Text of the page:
Worktech19 in Bengaluru throws light on the changing face of work and the workplace
After a successful run in cities across the world such as London, New York, San Francisco, Amsterdam, Shanghai, Singapore, São Paulo and Buenos Aires, Worktech hosted its maiden conference in India. Worktech19 Bengaluru brought together eminent leaders from across the world to explore and debate on the workplace of tomorrow and the new trends and technologies that are revolutionising the work culture.
Experts like Philip Ross, futurologist & CEO, Cordless Group & UNWORK, Neil Salton, managing director, ChangeWorq, Geetja Adinarayan, executive IT architect, IBM Watson Internet of Things, IBM Labs; Ulrich Blum, associate, Zaha Hadid Architects; Praveen Vasudeva, director, Workplace Resources, CISCO; Anurag Mathur, CEO, SAVILLS, among others, addressed the conference – which was attended by 250 senior-level professionals from top brands across diverse sectors like CRE, IT and facilities, project management, and, of course, the architecture & design community.
Discussions revolved around the changing face of work and workplace, future of data-led workspace design, future of work with smart IOT & AI, how workplace design is used as a strategic choice, why architecture & design matters, optimisation of space at workplaces, and global tech trends and co-fusion between people, place, and technology that will shape the new world of work in years to come.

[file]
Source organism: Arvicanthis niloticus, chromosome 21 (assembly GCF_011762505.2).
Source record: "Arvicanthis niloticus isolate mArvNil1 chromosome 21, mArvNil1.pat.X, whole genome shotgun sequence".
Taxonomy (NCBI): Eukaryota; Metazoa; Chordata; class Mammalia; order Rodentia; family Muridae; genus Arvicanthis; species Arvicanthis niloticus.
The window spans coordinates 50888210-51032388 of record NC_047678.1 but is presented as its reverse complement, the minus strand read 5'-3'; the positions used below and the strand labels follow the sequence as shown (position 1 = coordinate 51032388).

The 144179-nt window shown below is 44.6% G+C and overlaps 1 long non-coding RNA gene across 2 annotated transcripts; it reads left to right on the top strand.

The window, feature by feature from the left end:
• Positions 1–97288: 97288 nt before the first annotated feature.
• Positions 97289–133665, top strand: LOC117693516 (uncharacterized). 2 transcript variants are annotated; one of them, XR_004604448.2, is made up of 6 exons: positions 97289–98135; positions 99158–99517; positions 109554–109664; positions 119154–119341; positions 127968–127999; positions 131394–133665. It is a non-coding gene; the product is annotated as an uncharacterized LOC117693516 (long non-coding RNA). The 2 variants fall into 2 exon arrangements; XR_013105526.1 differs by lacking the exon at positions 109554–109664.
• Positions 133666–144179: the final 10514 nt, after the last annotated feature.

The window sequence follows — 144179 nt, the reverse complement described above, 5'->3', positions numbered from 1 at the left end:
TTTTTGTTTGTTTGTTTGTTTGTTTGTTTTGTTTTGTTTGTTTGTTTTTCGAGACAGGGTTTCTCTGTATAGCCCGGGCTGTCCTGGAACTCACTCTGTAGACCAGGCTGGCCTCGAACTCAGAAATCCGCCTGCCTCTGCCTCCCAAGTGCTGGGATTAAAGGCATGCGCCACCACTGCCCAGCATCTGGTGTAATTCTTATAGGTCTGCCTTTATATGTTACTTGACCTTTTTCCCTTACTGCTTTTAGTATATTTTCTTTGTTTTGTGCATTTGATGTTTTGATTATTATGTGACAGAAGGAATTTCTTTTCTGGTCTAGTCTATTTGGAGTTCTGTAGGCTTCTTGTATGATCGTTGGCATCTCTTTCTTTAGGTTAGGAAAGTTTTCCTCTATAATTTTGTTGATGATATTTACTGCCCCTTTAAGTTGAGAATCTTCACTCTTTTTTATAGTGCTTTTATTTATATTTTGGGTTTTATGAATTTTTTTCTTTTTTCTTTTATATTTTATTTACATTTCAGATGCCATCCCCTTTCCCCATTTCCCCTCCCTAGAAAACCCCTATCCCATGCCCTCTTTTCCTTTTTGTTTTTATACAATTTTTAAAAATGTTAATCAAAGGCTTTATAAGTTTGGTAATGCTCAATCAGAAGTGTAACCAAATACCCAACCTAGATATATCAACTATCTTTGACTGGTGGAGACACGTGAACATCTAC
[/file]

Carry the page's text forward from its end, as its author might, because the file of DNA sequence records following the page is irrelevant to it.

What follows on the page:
Speaking at the conference, Ross said, “We are excited to bring WORKTECH to India, and see great scope for growth here. The workspace market in the country is growing exponentially, and India is maturing into one of the powerhouses… We would like to take best practices from the world into India and from India to the world. With digitisation and adoption of emerging technologies, India has a vast potential to ride on the future of work and technology.”
Salton, added, “It’s been a real pleasure to be in Bangalore for the first WORKTECH conference held in India. I’ve been particularly impressed by the sophistication of the dialogue at the event and it’s clear that real progress is being made in India to develop people-centric spaces that are both productive and enjoyable to work in.”